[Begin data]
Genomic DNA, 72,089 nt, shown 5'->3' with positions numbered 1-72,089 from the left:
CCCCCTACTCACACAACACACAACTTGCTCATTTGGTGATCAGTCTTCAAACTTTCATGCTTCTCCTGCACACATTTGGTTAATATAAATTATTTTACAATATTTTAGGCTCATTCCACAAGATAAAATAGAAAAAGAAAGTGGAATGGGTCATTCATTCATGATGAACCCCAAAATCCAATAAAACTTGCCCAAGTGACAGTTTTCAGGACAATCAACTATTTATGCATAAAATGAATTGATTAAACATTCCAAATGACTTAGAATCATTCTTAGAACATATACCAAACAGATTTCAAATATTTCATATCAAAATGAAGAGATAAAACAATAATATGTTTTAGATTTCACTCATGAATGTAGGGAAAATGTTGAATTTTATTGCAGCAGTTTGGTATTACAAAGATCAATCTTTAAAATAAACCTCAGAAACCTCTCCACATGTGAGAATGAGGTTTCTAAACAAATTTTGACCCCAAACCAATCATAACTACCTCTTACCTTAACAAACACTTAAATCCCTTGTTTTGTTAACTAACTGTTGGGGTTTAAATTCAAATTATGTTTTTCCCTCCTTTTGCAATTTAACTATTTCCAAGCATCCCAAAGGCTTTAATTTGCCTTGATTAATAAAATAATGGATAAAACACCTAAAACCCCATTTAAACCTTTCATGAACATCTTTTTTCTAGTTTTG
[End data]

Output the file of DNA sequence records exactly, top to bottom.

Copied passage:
Genomic DNA, 72,089 nt, shown 5'->3' with positions numbered 1-72,089 from the left:
CCCCCTACTCACACAACACACAACTTGCTCATTTGGTGATCAGTCTTCAAACTTTCATGCTTCTCCTGCACACATTTGGTTAATATAAATTATTTTACAATATTTTAGGCTCATTCCACAAGATAAAATAGAAAAAGAAAGTGGAATGGGTCATTCATTCATGATGAACCCCAAAATCCAATAAAACTTGCCCAAGTGACAGTTTTCAGGACAATCAACTATTTATGCATAAAATGAATTGATTAAACATTCCAAATGACTTAGAATCATTCTTAGAACATATACCAAACAGATTTCAAATATTTCATATCAAAATGAAGAGATAAAACAATAATATGTTTTAGATTTCACTCATGAATGTAGGGAAAATGTTGAATTTTATTGCAGCAGTTTGGTATTACAAAGATCAATCTTTAAAATAAACCTCAGAAACCTCTCCACATGTGAGAATGAGGTTTCTAAACAAATTTTGACCCCAAACCAATCATAACTACCTCTTACCTTAACAAACACTTAAATCCCTTGTTTTGTTAACTAACTGTTGGGGTTTAAATTCAAATTATGTTTTTCCCTCCTTTTGCAATTTAACTATTTCCAAGCATCCCAAAGGCTTTAATTTGCCTTGATTAATAAAATAATGGATAAAACACCTAAAACCCCATTTAAACCTTTCATGAACATCTTTTTTCTAGTTTTG